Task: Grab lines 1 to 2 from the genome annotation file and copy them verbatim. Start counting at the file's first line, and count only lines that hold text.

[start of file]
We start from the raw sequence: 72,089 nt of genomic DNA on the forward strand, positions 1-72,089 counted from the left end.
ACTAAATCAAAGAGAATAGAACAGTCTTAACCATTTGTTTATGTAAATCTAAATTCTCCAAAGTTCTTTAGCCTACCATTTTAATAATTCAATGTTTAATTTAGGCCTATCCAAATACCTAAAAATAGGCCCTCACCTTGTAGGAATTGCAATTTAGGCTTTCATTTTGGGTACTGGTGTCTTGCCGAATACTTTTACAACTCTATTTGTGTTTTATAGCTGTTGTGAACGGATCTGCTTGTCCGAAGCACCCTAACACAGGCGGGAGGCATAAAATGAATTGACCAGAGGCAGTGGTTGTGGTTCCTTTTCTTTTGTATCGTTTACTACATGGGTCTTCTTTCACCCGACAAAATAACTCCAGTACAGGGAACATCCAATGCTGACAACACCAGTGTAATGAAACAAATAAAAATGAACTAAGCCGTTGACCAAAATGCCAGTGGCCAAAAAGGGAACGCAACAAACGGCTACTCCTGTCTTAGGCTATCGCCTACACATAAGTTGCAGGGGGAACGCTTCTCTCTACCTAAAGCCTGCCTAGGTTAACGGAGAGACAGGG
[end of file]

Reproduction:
We start from the raw sequence: 72,089 nt of genomic DNA on the forward strand, positions 1-72,089 counted from the left end.
ACTAAATCAAAGAGAATAGAACAGTCTTAACCATTTGTTTATGTAAATCTAAATTCTCCAAAGTTCTTTAGCCTACCATTTTAATAATTCAATGTTTAATTTAGGCCTATCCAAATACCTAAAAATAGGCCCTCACCTTGTAGGAATTGCAATTTAGGCTTTCATTTTGGGTACTGGTGTCTTGCCGAATACTTTTACAACTCTATTTGTGTTTTATAGCTGTTGTGAACGGATCTGCTTGTCCGAAGCACCCTAACACAGGCGGGAGGCATAAAATGAATTGACCAGAGGCAGTGGTTGTGGTTCCTTTTCTTTTGTATCGTTTACTACATGGGTCTTCTTTCACCCGACAAAATAACTCCAGTACAGGGAACATCCAATGCTGACAACACCAGTGTAATGAAACAAATAAAAATGAACTAAGCCGTTGACCAAAATGCCAGTGGCCAAAAAGGGAACGCAACAAACGGCTACTCCTGTCTTAGGCTATCGCCTACACATAAGTTGCAGGGGGAACGCTTCTCTCTACCTAAAGCCTGCCTAGGTTAACGGAGAGACAGGG